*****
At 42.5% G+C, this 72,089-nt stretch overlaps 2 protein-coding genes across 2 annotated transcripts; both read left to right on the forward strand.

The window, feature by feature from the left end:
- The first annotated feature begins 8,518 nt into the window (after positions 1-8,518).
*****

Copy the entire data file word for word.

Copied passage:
At 42.5% G+C, this 72,089-nt stretch overlaps 2 protein-coding genes across 2 annotated transcripts; both read left to right on the forward strand.

The window, feature by feature from the left end:
- The first annotated feature begins 8,518 nt into the window (after positions 1-8,518).